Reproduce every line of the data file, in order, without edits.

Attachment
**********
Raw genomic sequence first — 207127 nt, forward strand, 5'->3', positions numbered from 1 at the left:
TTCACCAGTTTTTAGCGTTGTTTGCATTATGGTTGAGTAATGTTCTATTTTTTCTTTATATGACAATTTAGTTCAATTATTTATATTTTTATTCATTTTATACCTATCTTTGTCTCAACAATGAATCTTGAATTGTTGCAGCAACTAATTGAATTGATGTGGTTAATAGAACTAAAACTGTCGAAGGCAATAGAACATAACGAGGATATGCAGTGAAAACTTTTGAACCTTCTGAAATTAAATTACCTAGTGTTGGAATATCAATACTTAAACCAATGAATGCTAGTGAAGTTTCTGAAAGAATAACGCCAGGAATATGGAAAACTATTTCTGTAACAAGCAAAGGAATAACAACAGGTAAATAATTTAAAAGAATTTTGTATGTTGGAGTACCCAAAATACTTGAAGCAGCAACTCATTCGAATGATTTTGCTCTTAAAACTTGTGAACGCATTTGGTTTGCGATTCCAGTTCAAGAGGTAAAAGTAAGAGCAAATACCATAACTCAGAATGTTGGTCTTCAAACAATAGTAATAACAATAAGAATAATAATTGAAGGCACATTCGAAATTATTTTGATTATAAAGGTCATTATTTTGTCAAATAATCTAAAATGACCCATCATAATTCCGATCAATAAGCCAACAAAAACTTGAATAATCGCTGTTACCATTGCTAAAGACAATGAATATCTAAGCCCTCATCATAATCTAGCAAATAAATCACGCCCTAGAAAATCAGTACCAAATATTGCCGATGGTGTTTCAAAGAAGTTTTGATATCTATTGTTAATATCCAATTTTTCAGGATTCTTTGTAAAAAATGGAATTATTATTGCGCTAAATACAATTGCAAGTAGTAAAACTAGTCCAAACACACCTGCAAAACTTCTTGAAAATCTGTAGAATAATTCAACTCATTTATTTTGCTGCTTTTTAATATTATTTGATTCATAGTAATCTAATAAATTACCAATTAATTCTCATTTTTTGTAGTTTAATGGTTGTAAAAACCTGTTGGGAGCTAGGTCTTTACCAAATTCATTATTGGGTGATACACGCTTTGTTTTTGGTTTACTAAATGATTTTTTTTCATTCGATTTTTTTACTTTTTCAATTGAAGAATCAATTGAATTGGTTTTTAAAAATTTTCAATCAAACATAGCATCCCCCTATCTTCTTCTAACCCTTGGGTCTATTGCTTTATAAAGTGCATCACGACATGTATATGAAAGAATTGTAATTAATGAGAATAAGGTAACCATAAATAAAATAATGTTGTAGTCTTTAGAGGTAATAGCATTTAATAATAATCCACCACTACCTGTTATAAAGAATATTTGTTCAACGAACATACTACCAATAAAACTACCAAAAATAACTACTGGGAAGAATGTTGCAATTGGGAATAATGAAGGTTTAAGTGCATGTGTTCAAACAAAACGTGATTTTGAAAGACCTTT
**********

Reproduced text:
Raw genomic sequence first — 207127 nt, forward strand, 5'->3', positions numbered from 1 at the left:
TTCACCAGTTTTTAGCGTTGTTTGCATTATGGTTGAGTAATGTTCTATTTTTTCTTTATATGACAATTTAGTTCAATTATTTATATTTTTATTCATTTTATACCTATCTTTGTCTCAACAATGAATCTTGAATTGTTGCAGCAACTAATTGAATTGATGTGGTTAATAGAACTAAAACTGTCGAAGGCAATAGAACATAACGAGGATATGCAGTGAAAACTTTTGAACCTTCTGAAATTAAATTACCTAGTGTTGGAATATCAATACTTAAACCAATGAATGCTAGTGAAGTTTCTGAAAGAATAACGCCAGGAATATGGAAAACTATTTCTGTAACAAGCAAAGGAATAACAACAGGTAAATAATTTAAAAGAATTTTGTATGTTGGAGTACCCAAAATACTTGAAGCAGCAACTCATTCGAATGATTTTGCTCTTAAAACTTGTGAACGCATTTGGTTTGCGATTCCAGTTCAAGAGGTAAAAGTAAGAGCAAATACCATAACTCAGAATGTTGGTCTTCAAACAATAGTAATAACAATAAGAATAATAATTGAAGGCACATTCGAAATTATTTTGATTATAAAGGTCATTATTTTGTCAAATAATCTAAAATGACCCATCATAATTCCGATCAATAAGCCAACAAAAACTTGAATAATCGCTGTTACCATTGCTAAAGACAATGAATATCTAAGCCCTCATCATAATCTAGCAAATAAATCACGCCCTAGAAAATCAGTACCAAATATTGCCGATGGTGTTTCAAAGAAGTTTTGATATCTATTGTTAATATCCAATTTTTCAGGATTCTTTGTAAAAAATGGAATTATTATTGCGCTAAATACAATTGCAAGTAGTAAAACTAGTCCAAACACACCTGCAAAACTTCTTGAAAATCTGTAGAATAATTCAACTCATTTATTTTGCTGCTTTTTAATATTATTTGATTCATAGTAATCTAATAAATTACCAATTAATTCTCATTTTTTGTAGTTTAATGGTTGTAAAAACCTGTTGGGAGCTAGGTCTTTACCAAATTCATTATTGGGTGATACACGCTTTGTTTTTGGTTTACTAAATGATTTTTTTTCATTCGATTTTTTTACTTTTTCAATTGAAGAATCAATTGAATTGGTTTTTAAAAATTTTCAATCAAACATAGCATCCCCCTATCTTCTTCTAACCCTTGGGTCTATTGCTTTATAAAGTGCATCACGACATGTATATGAAAGAATTGTAATTAATGAGAATAAGGTAACCATAAATAAAATAATGTTGTAGTCTTTAGAGGTAATAGCATTTAATAATAATCCACCACTACCTGTTATAAAGAATATTTGTTCAACGAACATACTACCAATAAAACTACCAAAAATAACTACTGGGAAGAATGTTGCAATTGGGAATAATGAAGGTTTAAGTGCATGTGTTCAAACAAAACGTGATTTTGAAAGACCTTT